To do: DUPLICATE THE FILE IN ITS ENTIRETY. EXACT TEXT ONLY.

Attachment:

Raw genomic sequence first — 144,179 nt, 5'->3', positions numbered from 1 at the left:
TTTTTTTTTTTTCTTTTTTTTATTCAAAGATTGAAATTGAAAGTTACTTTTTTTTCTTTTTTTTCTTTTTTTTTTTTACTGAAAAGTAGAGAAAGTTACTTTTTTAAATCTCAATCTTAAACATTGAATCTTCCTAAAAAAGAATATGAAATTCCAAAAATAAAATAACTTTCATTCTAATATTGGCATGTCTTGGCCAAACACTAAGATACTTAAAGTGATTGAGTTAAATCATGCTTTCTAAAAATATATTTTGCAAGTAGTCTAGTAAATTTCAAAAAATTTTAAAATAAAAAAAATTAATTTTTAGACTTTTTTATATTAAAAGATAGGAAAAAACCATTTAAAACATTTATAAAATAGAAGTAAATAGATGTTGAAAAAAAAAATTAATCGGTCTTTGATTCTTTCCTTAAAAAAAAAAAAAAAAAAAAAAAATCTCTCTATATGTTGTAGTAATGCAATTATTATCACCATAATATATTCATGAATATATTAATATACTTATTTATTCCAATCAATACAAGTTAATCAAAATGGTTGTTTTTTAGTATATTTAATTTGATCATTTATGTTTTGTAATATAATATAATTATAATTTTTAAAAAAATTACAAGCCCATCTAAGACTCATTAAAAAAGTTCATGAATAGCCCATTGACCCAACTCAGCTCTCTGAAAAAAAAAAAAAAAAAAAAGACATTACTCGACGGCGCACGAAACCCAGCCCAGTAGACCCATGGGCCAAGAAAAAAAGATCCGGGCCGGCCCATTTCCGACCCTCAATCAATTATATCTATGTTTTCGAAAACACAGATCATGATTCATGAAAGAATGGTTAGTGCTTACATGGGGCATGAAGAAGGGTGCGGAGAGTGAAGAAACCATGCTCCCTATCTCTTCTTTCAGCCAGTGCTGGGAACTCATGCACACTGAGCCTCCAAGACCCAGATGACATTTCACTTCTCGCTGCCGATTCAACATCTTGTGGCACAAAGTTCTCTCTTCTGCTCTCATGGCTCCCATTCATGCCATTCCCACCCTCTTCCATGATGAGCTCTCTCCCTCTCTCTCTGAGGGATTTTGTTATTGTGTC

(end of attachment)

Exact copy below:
Raw genomic sequence first — 144,179 nt, 5'->3', positions numbered from 1 at the left:
TTTTTTTTTTTTCTTTTTTTTATTCAAAGATTGAAATTGAAAGTTACTTTTTTTTCTTTTTTTTCTTTTTTTTTTTTACTGAAAAGTAGAGAAAGTTACTTTTTTAAATCTCAATCTTAAACATTGAATCTTCCTAAAAAAGAATATGAAATTCCAAAAATAAAATAACTTTCATTCTAATATTGGCATGTCTTGGCCAAACACTAAGATACTTAAAGTGATTGAGTTAAATCATGCTTTCTAAAAATATATTTTGCAAGTAGTCTAGTAAATTTCAAAAAATTTTAAAATAAAAAAAATTAATTTTTAGACTTTTTTATATTAAAAGATAGGAAAAAACCATTTAAAACATTTATAAAATAGAAGTAAATAGATGTTGAAAAAAAAAATTAATCGGTCTTTGATTCTTTCCTTAAAAAAAAAAAAAAAAAAAAAAAATCTCTCTATATGTTGTAGTAATGCAATTATTATCACCATAATATATTCATGAATATATTAATATACTTATTTATTCCAATCAATACAAGTTAATCAAAATGGTTGTTTTTTAGTATATTTAATTTGATCATTTATGTTTTGTAATATAATATAATTATAATTTTTAAAAAAATTACAAGCCCATCTAAGACTCATTAAAAAAGTTCATGAATAGCCCATTGACCCAACTCAGCTCTCTGAAAAAAAAAAAAAAAAAAAAGACATTACTCGACGGCGCACGAAACCCAGCCCAGTAGACCCATGGGCCAAGAAAAAAAGATCCGGGCCGGCCCATTTCCGACCCTCAATCAATTATATCTATGTTTTCGAAAACACAGATCATGATTCATGAAAGAATGGTTAGTGCTTACATGGGGCATGAAGAAGGGTGCGGAGAGTGAAGAAACCATGCTCCCTATCTCTTCTTTCAGCCAGTGCTGGGAACTCATGCACACTGAGCCTCCAAGACCCAGATGACATTTCACTTCTCGCTGCCGATTCAACATCTTGTGGCACAAAGTTCTCTCTTCTGCTCTCATGGCTCCCATTCATGCCATTCCCACCCTCTTCCATGATGAGCTCTCTCCCTCTCTCTCTGAGGGATTTTGTTATTGTGTC